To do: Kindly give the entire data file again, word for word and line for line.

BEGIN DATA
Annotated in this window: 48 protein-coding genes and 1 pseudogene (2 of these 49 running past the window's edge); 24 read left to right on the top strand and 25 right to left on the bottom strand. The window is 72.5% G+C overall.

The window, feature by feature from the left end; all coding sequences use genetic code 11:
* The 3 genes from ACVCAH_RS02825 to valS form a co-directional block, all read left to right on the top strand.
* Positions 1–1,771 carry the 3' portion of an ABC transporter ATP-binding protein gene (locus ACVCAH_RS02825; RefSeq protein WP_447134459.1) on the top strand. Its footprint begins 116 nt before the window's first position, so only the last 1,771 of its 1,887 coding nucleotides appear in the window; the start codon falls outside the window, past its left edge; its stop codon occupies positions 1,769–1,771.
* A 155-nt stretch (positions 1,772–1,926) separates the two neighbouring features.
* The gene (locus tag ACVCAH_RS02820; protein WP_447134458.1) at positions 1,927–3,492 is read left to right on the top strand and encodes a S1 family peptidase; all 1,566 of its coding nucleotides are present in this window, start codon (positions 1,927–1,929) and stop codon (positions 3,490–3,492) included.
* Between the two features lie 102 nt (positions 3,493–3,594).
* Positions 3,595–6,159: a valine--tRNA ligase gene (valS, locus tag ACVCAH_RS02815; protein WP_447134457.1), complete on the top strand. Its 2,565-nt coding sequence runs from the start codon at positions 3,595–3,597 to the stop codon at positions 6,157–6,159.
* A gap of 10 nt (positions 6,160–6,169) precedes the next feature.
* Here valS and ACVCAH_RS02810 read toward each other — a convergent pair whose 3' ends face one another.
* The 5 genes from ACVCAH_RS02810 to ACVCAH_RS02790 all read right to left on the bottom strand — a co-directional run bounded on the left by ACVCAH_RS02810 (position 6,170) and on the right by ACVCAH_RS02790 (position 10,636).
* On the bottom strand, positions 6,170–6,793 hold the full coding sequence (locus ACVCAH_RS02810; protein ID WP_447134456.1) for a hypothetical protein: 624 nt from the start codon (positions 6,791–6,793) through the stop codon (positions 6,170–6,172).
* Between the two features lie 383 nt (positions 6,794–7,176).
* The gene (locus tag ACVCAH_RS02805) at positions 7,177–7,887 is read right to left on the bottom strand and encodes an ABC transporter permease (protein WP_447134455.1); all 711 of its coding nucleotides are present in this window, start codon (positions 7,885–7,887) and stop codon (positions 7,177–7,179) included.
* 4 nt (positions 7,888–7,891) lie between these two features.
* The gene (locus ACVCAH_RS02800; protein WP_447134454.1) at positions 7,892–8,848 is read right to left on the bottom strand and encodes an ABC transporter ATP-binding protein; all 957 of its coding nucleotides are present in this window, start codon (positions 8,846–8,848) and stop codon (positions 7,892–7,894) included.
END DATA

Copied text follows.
Annotated in this window: 48 protein-coding genes and 1 pseudogene (2 of these 49 running past the window's edge); 24 read left to right on the top strand and 25 right to left on the bottom strand. The window is 72.5% G+C overall.

The window, feature by feature from the left end; all coding sequences use genetic code 11:
* The 3 genes from ACVCAH_RS02825 to valS form a co-directional block, all read left to right on the top strand.
* Positions 1–1,771 carry the 3' portion of an ABC transporter ATP-binding protein gene (locus ACVCAH_RS02825; RefSeq protein WP_447134459.1) on the top strand. Its footprint begins 116 nt before the window's first position, so only the last 1,771 of its 1,887 coding nucleotides appear in the window; the start codon falls outside the window, past its left edge; its stop codon occupies positions 1,769–1,771.
* A 155-nt stretch (positions 1,772–1,926) separates the two neighbouring features.
* The gene (locus tag ACVCAH_RS02820; protein WP_447134458.1) at positions 1,927–3,492 is read left to right on the top strand and encodes a S1 family peptidase; all 1,566 of its coding nucleotides are present in this window, start codon (positions 1,927–1,929) and stop codon (positions 3,490–3,492) included.
* Between the two features lie 102 nt (positions 3,493–3,594).
* Positions 3,595–6,159: a valine--tRNA ligase gene (valS, locus tag ACVCAH_RS02815; protein WP_447134457.1), complete on the top strand. Its 2,565-nt coding sequence runs from the start codon at positions 3,595–3,597 to the stop codon at positions 6,157–6,159.
* A gap of 10 nt (positions 6,160–6,169) precedes the next feature.
* Here valS and ACVCAH_RS02810 read toward each other — a convergent pair whose 3' ends face one another.
* The 5 genes from ACVCAH_RS02810 to ACVCAH_RS02790 all read right to left on the bottom strand — a co-directional run bounded on the left by ACVCAH_RS02810 (position 6,170) and on the right by ACVCAH_RS02790 (position 10,636).
* On the bottom strand, positions 6,170–6,793 hold the full coding sequence (locus ACVCAH_RS02810; protein ID WP_447134456.1) for a hypothetical protein: 624 nt from the start codon (positions 6,791–6,793) through the stop codon (positions 6,170–6,172).
* Between the two features lie 383 nt (positions 6,794–7,176).
* The gene (locus tag ACVCAH_RS02805) at positions 7,177–7,887 is read right to left on the bottom strand and encodes an ABC transporter permease (protein WP_447134455.1); all 711 of its coding nucleotides are present in this window, start codon (positions 7,885–7,887) and stop codon (positions 7,177–7,179) included.
* 4 nt (positions 7,888–7,891) lie between these two features.
* The gene (locus ACVCAH_RS02800; protein WP_447134454.1) at positions 7,892–8,848 is read right to left on the bottom strand and encodes an ABC transporter ATP-binding protein; all 957 of its coding nucleotides are present in this window, start codon (positions 8,846–8,848) and stop codon (positions 7,892–7,894) included.